In this 1981 interview, chemist and physician John Gofman discusses the career arc and personal journey that led him to become a prominent anti-nuclear activist.
John Gofman was by turns thoughtful and vehement during his interview.
MOTHER EARTH NEWS STAFF
John W. Gofman, Ph.D., M.D., is one of America's most prominent critics of nuclear power. He's performed extensive research on the hazards of radiation, given testimony in any number of trials related to atomic power, lectured and participated in debates all across the country, and written several books on the relationship between nuclear energy and public health.
So it only made sense that, when the folks here at MOTHER EARTH NEWS were looking for a person who could clearly and authoritatively rebut a series of common pro-nuclear arguments, for a proposed article in this magazine, we'd ask Dr. Gofman to do the answering.
There are, of course, many eloquent spokespersons in the antinuclear movement... but John Gofman is unique among them. The San Francisco-based physician/chemist is both a highly respected scientist (the American College of Cardiology selected him as one of the 25 leading heart disease researchers of the past quarter-century) and a person who speaks about the nuclear power industry with firsthand knowledge of its workings; he was, from 1962 to 1972, an Atomic Energy Commission employee whose very job was to study the effect of radiation on human health. What's more, long before Dr. Gofman became known for his research projects on heart disease and radiation, he was actually a member of the Manhattan Project group that produced the world's first atomic weapon!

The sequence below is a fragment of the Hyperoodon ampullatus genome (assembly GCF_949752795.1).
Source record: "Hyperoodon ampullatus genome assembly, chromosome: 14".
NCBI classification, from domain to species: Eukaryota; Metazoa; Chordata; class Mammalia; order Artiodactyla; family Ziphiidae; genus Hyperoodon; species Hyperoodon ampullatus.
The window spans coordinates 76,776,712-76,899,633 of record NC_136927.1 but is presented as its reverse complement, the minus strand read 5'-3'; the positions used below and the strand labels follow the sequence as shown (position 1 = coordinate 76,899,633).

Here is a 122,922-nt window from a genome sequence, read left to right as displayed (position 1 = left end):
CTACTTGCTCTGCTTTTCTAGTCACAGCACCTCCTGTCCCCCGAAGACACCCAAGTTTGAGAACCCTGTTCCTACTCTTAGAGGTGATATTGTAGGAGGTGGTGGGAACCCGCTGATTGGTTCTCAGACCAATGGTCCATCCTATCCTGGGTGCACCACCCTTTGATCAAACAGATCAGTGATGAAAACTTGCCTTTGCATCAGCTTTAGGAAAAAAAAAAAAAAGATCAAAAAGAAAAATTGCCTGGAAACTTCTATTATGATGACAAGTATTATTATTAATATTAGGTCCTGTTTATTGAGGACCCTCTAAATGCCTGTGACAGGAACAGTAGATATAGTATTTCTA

In other words, this experienced scientist is not a Johnny-come-lately to the antinuclear movement. Instead, he's a man who originally supported atomic energy... but who found his views, and his entire life, changed because he held a firm belief in scientific honesty.
We think that you'll find the story behind that change in John Gofman's life — as related in this edited transcript of his interview with MOTHER EARTH NEWS staffer Pat Stone — to be both significant and moving.
PLOWBOY: Dr. Gofman, you've often been called the father of the antinuclear movement. Do you consider that an accurate title?
GOFMAN: It's not really correct. There were many other people — such as Larry Bogart, the individual who is, I think, the movement's true originator — opposing nuclear power long before I was involved with such resistance.